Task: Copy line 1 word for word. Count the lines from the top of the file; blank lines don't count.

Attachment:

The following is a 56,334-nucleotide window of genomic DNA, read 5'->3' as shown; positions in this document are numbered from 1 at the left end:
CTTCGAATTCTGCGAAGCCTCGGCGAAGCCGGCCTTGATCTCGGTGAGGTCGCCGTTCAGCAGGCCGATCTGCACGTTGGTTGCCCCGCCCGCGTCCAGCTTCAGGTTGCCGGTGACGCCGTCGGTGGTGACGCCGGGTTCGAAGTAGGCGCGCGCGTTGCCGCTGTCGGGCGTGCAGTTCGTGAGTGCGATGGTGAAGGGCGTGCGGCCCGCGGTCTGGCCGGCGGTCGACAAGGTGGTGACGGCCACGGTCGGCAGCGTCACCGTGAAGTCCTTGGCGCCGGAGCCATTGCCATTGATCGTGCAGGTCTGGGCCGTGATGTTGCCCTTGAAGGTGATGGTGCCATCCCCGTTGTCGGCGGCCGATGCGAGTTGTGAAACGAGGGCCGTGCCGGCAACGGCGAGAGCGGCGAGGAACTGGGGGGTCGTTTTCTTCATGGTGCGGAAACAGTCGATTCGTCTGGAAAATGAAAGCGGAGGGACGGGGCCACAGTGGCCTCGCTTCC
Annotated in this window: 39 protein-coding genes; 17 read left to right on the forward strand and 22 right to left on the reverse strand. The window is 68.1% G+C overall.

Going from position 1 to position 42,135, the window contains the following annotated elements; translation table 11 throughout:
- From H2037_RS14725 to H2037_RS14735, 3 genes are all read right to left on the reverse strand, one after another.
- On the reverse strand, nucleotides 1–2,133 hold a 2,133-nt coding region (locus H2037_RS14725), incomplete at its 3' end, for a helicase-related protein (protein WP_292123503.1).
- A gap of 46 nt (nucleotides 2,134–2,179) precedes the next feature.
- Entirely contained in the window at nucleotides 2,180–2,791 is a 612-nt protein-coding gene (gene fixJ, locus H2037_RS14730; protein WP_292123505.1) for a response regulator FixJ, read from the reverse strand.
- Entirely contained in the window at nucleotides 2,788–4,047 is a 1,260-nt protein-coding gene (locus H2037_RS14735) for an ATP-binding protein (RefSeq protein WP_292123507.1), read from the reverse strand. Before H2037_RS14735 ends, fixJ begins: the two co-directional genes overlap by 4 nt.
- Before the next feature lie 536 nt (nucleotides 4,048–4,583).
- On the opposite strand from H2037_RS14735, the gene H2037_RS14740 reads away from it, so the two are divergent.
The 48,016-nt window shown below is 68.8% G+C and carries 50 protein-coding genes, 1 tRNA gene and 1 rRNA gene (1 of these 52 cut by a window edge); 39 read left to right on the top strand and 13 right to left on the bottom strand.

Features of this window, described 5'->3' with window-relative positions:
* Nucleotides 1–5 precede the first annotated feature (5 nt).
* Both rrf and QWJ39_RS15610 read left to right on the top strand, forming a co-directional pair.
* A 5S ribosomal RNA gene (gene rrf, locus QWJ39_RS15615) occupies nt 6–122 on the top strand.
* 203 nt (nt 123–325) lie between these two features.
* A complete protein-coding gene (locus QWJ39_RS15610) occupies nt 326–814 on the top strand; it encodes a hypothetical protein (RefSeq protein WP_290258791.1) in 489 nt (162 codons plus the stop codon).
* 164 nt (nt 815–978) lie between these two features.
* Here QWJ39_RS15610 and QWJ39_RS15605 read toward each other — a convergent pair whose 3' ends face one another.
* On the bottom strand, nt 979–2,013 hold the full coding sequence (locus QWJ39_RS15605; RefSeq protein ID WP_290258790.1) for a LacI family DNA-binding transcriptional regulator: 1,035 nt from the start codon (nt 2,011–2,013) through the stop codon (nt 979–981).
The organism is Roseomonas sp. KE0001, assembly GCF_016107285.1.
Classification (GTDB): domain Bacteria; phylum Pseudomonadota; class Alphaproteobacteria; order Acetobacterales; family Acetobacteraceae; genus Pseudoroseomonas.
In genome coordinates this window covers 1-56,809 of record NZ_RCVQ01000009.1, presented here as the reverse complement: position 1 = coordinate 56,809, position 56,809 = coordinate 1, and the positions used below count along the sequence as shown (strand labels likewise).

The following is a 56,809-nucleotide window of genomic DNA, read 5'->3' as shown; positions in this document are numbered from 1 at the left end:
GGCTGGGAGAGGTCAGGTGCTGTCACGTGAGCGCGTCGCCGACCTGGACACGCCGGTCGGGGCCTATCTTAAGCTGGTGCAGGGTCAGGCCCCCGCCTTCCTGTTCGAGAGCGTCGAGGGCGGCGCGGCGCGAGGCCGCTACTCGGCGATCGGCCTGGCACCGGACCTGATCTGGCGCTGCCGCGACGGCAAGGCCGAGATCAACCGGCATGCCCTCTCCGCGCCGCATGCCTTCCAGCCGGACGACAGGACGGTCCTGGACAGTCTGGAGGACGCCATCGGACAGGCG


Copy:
The following is a 56,334-nucleotide window of genomic DNA, read 5'->3' as shown; positions in this document are numbered from 1 at the left end: